“She was my closest aunt,” Schiltz said. “I was there the day before it happened. I was like, 'Wow, that could have been me,' if I had been there the next day. Kind of triggered what happened to me when I was 15, so I was like down. It just wasn’t going well for me, I was barely sleeping, everything was going wrong.”
A WAY OUT
Schiltz was a junior playing on the high school varsity team and getting no playing time, in part because he was missing practice to help out with his aunt in the hospital. He ended up pitching just three innings.
“That year was the worst year ever,” Schiltz said. “I would miss a couple of practices to go see my aunt in the hospital. She was on life support and she was in a coma, and we were just waiting for her to wake up. We had to have somebody sitting with her, so I would show up to the practices when I could. There was [no] point in being on the field. At Cartersville, it was not the best place for me. I was just trying to help my family because of what they were going through.”
A family friend ended up being his guardian angel. Pete Sass is a summer traveling team baseball coach, and last summer he was with US Elite and then Beast Mode Prime. He encouraged Schiltz to join up.
“He has been with me through all of this,” Schiltz said. “He knew what was going on, and I hadn’t found a travel team because of what happened to my aunt. I hadn’t been looking around, and it’s really expensive to play when we are having to pay bills in the hospital, and it just isn’t working out well. He told me, ‘Yo, come play with me, I got you, go with us.’”
Sass also was coaching a few players from Stoneman Douglas, and Fitz-Gerald had been keeping an eye on them. That’s when the coach discovered the pitcher.
“I just loved his attitude and competitiveness,” Fitz-Gerald said. “I tried to get into the whole situation, 'Where did you go to school? Why didn’t you pitch? Did you get in trouble?' Tried to figure out what he did.”
Fitz-Gerald suggested the possibility of a transfer. Fitz-Gerald was used to transfers, as parents with big dreams for their children with baseball talent often search high and wide for the right school. There was no doubt with Stoneman Douglas, where baseball is king amid talent-rich South Florida.
“I went home,” Schiltz said. “I talked to my parents and I said, 'It’s not going to work out if I keep staying here, and I want to make it work out because this has been my dream.' I asked my mom if I could switch schools and go down and play at Stoneman Douglas. My mom was like, 'Let’s go for it.’”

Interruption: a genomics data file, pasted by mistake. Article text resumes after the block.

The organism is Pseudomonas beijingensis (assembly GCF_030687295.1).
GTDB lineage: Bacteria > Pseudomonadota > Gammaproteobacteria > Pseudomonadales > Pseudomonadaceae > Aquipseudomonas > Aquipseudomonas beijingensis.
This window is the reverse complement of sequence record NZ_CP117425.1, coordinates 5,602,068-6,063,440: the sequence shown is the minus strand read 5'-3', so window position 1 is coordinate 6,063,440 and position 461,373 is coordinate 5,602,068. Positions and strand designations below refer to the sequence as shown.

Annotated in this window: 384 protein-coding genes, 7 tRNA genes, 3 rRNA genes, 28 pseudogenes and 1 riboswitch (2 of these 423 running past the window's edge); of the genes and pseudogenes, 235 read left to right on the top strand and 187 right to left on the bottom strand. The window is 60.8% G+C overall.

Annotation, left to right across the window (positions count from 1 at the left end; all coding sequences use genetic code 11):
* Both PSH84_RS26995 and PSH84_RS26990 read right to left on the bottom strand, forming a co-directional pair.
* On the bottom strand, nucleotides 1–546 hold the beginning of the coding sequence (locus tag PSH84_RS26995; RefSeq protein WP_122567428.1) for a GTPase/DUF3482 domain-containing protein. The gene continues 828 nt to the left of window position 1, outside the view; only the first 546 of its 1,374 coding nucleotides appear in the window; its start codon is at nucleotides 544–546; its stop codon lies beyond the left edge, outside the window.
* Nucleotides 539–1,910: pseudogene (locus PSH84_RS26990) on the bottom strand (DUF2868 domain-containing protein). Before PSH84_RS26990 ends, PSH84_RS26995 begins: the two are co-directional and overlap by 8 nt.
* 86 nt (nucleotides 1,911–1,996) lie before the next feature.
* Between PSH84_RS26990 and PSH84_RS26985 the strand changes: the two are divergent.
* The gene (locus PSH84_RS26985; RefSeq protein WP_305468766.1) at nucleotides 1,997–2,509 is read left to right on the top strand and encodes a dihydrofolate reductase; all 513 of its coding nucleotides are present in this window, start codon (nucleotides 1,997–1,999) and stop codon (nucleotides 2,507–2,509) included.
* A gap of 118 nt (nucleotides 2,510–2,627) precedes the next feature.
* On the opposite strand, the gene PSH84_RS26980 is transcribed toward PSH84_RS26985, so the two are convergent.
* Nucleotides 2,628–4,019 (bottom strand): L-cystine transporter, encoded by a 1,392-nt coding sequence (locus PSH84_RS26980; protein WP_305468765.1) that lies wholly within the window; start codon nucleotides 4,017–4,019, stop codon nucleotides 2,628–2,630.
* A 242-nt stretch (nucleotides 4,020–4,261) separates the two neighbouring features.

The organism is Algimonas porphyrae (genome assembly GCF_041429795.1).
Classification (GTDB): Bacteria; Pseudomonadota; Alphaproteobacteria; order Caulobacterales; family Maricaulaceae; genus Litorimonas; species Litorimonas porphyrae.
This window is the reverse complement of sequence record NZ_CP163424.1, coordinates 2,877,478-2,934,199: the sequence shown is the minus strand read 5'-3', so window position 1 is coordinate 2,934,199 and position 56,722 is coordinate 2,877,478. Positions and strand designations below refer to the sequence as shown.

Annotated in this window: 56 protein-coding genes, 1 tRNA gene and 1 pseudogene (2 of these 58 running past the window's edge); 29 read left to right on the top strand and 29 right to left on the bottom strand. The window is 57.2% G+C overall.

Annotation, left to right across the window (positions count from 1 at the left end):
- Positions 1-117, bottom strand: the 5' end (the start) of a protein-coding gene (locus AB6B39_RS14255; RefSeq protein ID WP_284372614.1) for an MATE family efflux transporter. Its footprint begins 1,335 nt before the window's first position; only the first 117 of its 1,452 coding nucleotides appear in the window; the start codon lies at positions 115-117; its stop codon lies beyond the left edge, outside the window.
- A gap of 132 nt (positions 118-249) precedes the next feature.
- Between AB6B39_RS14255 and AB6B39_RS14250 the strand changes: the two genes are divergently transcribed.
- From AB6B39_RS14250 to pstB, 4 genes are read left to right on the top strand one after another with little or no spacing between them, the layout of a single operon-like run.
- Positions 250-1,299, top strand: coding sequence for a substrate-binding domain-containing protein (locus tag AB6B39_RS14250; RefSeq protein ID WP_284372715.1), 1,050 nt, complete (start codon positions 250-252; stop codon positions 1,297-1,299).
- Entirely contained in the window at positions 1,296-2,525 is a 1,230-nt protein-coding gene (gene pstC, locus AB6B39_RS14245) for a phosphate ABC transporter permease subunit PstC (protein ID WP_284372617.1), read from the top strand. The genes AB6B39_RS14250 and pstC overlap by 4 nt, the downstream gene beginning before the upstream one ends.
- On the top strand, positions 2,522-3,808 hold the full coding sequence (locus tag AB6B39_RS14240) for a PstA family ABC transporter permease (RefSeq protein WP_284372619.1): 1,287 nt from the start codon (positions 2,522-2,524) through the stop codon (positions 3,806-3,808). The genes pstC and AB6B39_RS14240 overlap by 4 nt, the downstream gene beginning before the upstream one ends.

He and McKenzie lived in an apartment and made money with home delivery for meals. There were times when she had to return home to Georgia, so he was alone with his thoughts and dreams. He had to fight to keep his grades up because, if nothing else, Fitz-Gerald had arranged for him to play collegiately at Florida Southwestern.
“Our guys took him in no question,” Fitz-Gerald said. “It was a need for us. We needed an arm. He had a good one. There is something about him, he’s just a tough kid. He had his ebbs and flows, but he is still learning. I think he’ll be really good.”
THE DREAM COMES TRUE
Stoneman Douglas proved to be the right environment for Schiltz, away from the trauma back home. He was the Eagles’ No. 2 pitcher on a team that won another district title, appearing in 14 games with a 4-3 record, a 2.61 ERA and 51 strikeouts in 45 2/3 innings. He came to the Eagles throwing 88-91 mph and jumped up to 90-94 mph with regular care and work. He is 6-foot-5, but there is much more weight, strength and power to be gained.
Terracuso saw the talent and a loose, electric arm with potential to grow and recommended him to the Rangers, who took him in the 24th round.
Back home in Cartersville, Schiltz and his family whooped with joy and cried with emotion at the news.
“The best day of my life,” Schiltz said.
Fitz-Gerald urged him to sign and get on with his professional career. He growled at any “advisors” who tried to muscle in and take over. Schiltz had achieved his dream and wasn’t going to wait any longer. Less than a week after being drafted, Schiltz was working out at a Major League facility.
“I’m ready to get on with my professional career,” Schiltz said. “This is everything I dreamed and worked for.”
“It’s such a great story,” Terracuso said. “Luke is an amazing kid, happy-go-lucky. We always talk about adversity, and this kid has overcome it. When you add work ethic and passion, Luke is a potential big leaguer.”
T.R. Sullivan has covered the Rangers since 1989, and for MLB.com since 2006. Follow him on Twitter @Sullivan_Ranger and listen to his podcast.